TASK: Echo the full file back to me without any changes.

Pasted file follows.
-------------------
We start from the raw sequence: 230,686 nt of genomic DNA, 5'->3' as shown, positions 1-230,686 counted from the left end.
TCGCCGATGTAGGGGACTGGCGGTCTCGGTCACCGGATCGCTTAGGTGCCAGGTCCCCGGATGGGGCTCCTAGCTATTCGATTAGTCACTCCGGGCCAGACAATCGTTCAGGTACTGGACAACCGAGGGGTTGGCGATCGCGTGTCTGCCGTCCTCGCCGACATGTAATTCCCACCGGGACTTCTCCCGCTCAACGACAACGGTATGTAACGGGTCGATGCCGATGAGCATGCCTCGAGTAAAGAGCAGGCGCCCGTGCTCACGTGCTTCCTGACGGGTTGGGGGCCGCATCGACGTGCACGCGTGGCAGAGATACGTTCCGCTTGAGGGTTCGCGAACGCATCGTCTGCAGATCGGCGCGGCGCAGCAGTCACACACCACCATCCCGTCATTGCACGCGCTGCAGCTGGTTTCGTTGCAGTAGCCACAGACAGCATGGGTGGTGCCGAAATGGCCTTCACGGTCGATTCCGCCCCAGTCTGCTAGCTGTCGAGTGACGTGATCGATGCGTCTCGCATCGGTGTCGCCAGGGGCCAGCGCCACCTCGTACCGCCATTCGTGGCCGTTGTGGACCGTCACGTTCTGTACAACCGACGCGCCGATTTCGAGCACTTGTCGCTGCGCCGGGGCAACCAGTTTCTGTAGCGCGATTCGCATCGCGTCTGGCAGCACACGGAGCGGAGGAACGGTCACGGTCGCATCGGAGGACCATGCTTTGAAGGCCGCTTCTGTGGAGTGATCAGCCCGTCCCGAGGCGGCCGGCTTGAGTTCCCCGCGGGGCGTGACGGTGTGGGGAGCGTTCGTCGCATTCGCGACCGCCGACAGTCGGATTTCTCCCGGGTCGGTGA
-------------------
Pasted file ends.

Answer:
We start from the raw sequence: 230,686 nt of genomic DNA, 5'->3' as shown, positions 1-230,686 counted from the left end.
TCGCCGATGTAGGGGACTGGCGGTCTCGGTCACCGGATCGCTTAGGTGCCAGGTCCCCGGATGGGGCTCCTAGCTATTCGATTAGTCACTCCGGGCCAGACAATCGTTCAGGTACTGGACAACCGAGGGGTTGGCGATCGCGTGTCTGCCGTCCTCGCCGACATGTAATTCCCACCGGGACTTCTCCCGCTCAACGACAACGGTATGTAACGGGTCGATGCCGATGAGCATGCCTCGAGTAAAGAGCAGGCGCCCGTGCTCACGTGCTTCCTGACGGGTTGGGGGCCGCATCGACGTGCACGCGTGGCAGAGATACGTTCCGCTTGAGGGTTCGCGAACGCATCGTCTGCAGATCGGCGCGGCGCAGCAGTCACACACCACCATCCCGTCATTGCACGCGCTGCAGCTGGTTTCGTTGCAGTAGCCACAGACAGCATGGGTGGTGCCGAAATGGCCTTCACGGTCGATTCCGCCCCAGTCTGCTAGCTGTCGAGTGACGTGATCGATGCGTCTCGCATCGGTGTCGCCAGGGGCCAGCGCCACCTCGTACCGCCATTCGTGGCCGTTGTGGACCGTCACGTTCTGTACAACCGACGCGCCGATTTCGAGCACTTGTCGCTGCGCCGGGGCAACCAGTTTCTGTAGCGCGATTCGCATCGCGTCTGGCAGCACACGGAGCGGAGGAACGGTCACGGTCGCATCGGAGGACCATGCTTTGAAGGCCGCTTCTGTGGAGTGATCAGCCCGTCCCGAGGCGGCCGGCTTGAGTTCCCCGCGGGGCGTGACGGTGTGGGGAGCGTTCGTCGCATTCGCGACCGCCGACAGTCGGATTTCTCCCGGGTCGGTGA